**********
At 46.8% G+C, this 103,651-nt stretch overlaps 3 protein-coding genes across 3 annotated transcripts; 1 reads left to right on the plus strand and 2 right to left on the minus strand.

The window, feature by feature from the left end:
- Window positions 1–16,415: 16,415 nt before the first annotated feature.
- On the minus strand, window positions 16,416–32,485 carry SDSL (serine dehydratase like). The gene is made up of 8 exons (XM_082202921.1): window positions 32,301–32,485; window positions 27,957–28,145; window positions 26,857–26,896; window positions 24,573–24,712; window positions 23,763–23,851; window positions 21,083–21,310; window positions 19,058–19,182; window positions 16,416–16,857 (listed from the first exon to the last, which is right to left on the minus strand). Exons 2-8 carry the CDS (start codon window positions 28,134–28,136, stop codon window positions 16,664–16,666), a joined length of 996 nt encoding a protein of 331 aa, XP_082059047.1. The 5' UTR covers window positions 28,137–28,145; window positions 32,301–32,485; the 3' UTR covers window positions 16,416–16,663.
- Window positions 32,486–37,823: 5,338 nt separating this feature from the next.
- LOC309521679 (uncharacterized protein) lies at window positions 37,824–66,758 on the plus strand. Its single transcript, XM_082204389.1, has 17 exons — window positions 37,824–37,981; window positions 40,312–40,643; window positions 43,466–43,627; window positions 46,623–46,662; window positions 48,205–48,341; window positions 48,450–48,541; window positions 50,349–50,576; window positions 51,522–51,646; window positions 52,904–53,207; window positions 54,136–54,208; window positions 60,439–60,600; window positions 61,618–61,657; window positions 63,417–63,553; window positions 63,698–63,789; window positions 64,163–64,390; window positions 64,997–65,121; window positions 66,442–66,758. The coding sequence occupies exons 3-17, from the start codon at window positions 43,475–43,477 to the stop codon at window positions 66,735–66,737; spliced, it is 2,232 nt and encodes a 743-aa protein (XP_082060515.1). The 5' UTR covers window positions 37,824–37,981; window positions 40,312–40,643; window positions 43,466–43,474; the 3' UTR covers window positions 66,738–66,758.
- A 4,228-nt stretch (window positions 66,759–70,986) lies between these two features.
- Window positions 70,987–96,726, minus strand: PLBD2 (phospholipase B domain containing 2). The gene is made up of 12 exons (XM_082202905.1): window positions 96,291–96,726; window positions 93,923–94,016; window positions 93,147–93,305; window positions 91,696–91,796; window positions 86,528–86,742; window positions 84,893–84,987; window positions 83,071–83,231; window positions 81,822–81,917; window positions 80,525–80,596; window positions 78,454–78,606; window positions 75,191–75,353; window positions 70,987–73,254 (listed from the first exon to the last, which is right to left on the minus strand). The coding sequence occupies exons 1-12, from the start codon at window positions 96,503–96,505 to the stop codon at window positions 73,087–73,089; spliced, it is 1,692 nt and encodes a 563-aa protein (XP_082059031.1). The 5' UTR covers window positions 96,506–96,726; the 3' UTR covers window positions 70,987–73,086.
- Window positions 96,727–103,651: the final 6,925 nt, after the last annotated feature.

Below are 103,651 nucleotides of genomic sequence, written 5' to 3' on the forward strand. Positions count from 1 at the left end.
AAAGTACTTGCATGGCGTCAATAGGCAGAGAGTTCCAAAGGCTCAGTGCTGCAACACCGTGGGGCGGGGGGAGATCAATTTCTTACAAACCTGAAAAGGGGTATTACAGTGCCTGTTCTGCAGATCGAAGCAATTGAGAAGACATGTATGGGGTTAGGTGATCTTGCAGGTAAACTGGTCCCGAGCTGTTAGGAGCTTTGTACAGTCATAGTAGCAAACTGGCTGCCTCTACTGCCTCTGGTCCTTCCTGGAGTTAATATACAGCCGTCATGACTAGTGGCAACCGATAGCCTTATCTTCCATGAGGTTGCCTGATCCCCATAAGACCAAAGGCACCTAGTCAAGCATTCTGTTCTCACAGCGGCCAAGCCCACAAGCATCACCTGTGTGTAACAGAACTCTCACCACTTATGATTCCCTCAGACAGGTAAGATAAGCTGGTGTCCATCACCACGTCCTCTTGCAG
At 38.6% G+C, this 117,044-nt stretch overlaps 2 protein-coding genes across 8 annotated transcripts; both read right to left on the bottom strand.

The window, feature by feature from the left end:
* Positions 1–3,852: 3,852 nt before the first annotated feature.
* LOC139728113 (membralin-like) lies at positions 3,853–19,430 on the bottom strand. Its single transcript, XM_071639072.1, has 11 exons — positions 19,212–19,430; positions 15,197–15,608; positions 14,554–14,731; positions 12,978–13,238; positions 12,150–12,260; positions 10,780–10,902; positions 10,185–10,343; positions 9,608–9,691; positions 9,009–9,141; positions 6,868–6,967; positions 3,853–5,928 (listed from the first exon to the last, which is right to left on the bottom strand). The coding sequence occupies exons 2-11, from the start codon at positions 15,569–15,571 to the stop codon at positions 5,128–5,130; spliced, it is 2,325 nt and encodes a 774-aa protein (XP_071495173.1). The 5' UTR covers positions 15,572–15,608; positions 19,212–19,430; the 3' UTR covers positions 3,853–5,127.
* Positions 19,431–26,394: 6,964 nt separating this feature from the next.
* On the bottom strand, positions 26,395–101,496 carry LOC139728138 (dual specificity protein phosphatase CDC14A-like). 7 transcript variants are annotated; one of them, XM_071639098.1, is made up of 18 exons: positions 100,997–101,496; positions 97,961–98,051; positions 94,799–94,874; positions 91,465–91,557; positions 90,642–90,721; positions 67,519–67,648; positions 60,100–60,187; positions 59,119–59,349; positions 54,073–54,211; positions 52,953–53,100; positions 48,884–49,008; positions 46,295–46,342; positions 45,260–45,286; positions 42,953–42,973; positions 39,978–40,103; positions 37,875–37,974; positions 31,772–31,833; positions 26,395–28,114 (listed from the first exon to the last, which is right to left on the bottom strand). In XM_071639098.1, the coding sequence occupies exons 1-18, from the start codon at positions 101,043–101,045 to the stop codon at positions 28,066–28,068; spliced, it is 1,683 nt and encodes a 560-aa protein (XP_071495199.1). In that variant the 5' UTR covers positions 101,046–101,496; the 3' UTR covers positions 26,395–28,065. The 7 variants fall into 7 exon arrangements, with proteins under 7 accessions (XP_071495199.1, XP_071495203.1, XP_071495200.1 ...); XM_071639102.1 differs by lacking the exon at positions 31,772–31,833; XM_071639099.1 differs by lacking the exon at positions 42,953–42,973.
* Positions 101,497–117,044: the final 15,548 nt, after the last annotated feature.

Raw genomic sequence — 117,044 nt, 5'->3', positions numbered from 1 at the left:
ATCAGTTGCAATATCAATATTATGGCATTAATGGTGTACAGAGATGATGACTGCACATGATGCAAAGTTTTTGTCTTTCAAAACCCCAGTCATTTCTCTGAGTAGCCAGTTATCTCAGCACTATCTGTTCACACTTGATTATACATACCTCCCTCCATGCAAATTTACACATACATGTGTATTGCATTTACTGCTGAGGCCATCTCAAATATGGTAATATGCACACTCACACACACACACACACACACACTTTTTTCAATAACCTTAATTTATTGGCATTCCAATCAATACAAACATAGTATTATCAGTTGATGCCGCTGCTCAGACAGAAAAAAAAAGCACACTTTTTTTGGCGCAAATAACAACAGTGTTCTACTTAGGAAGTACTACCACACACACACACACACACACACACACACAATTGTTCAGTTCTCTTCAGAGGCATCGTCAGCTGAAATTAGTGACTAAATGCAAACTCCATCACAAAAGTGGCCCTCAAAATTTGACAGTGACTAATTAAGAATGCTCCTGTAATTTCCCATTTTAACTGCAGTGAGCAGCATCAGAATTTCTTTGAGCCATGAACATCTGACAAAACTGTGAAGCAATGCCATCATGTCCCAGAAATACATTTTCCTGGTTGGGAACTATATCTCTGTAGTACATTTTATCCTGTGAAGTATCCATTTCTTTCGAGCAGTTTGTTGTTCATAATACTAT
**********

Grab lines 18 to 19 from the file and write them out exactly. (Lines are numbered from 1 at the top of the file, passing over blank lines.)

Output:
* Positions 101,497–117,044: the final 15,548 nt, after the last annotated feature.

Raw genomic sequence — 117,044 nt, 5'->3', positions numbered from 1 at the left: